Skip to content

David Ortiz is not pleased that his name got pulled into the John Lackey-Nelson Cruz thing

Jul 9, 2014, 9:40 AM EDT

David Ortiz Getty Getty Images

To review:

  • John Lackey got shelled by Nelson Cruz the other day;
  • Lackey makes some whiney comments after the game about how Nelson Cruz was suspended for Biogenesis stuff last year in an effort to discredit his performance;
  • Buck Showalter says that Lackey shouldn’t say such things given that every team has someone you could point a finger at regarding PEDs. Showalter mentions no names.
  • The Commentariat notes that, obviously, David Ortiz is one of those people on Lackey’s team at whom one could, if one desired, point a finger.

The latest: David Ortiz goes apepoop over people — specifically people at MLB Network — mentioning him by name in all of this. From WEEI:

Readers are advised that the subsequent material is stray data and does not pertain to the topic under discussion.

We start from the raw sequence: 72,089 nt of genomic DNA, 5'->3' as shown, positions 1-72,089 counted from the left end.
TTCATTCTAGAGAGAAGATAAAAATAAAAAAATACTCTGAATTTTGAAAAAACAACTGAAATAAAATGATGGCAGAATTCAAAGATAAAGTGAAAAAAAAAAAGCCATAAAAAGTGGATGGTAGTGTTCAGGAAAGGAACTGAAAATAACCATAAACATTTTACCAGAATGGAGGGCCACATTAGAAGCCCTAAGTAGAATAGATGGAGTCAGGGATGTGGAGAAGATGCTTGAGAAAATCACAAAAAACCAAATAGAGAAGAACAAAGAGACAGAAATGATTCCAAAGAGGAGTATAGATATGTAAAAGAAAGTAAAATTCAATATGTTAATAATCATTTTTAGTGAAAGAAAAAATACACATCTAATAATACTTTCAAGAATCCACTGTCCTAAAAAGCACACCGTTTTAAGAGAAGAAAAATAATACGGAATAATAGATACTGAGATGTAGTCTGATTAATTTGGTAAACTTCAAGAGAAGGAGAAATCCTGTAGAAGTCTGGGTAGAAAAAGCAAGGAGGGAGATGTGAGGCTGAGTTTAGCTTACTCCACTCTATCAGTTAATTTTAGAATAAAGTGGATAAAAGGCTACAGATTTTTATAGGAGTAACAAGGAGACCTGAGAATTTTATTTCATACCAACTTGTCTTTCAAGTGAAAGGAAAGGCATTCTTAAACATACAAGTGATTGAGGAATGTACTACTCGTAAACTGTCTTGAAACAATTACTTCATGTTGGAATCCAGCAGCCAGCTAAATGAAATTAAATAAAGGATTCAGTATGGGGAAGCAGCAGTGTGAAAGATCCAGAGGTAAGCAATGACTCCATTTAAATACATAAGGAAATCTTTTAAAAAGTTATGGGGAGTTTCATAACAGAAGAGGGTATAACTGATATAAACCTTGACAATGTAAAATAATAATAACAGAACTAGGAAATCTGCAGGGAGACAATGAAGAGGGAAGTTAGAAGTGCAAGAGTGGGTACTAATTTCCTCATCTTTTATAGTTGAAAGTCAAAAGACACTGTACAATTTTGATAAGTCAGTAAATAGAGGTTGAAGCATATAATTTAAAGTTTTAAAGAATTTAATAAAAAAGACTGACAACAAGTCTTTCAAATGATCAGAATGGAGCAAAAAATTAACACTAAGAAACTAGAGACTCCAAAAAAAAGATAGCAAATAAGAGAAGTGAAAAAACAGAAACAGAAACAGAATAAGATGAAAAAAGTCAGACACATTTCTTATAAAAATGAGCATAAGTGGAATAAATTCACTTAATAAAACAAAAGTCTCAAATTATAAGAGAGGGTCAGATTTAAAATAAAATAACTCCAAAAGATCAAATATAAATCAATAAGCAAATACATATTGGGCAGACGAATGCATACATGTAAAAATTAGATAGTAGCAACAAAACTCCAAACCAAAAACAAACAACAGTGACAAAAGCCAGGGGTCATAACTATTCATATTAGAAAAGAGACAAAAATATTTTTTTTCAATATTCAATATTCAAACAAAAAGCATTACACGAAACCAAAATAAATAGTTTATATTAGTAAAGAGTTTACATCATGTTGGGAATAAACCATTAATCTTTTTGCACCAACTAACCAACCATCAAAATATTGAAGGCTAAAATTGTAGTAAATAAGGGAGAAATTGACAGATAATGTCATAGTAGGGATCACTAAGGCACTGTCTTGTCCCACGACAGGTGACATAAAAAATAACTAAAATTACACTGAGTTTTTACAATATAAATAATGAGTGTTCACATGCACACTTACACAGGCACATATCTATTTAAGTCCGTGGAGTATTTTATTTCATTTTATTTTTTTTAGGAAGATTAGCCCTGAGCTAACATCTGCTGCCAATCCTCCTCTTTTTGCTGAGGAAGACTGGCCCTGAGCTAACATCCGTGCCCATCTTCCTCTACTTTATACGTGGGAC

“But then, when they are commenting about what Showalter said, they brought my name up,” he added. “Then one of the guys wanted to say that I got a free pass. And to be honest with you, in this country, nobody gets a free pass. He wants to make it sound like I got a free pass because nobody can point fingers at me directly. But the reason why I got that fake [expletive] free pass that he’s saying is because they pointed fingers at me with no proof. It’s easier to do it that way than having something that they can say, ‘Yes, you did this, you did that.’ My [expletive], I call straight up bull. Let me tell you. You don’t get no free pass here, especially a guy like me. I don’t get no free pass. That free pass B.S. that they want to talk about over there, they can shove it up their [expletive].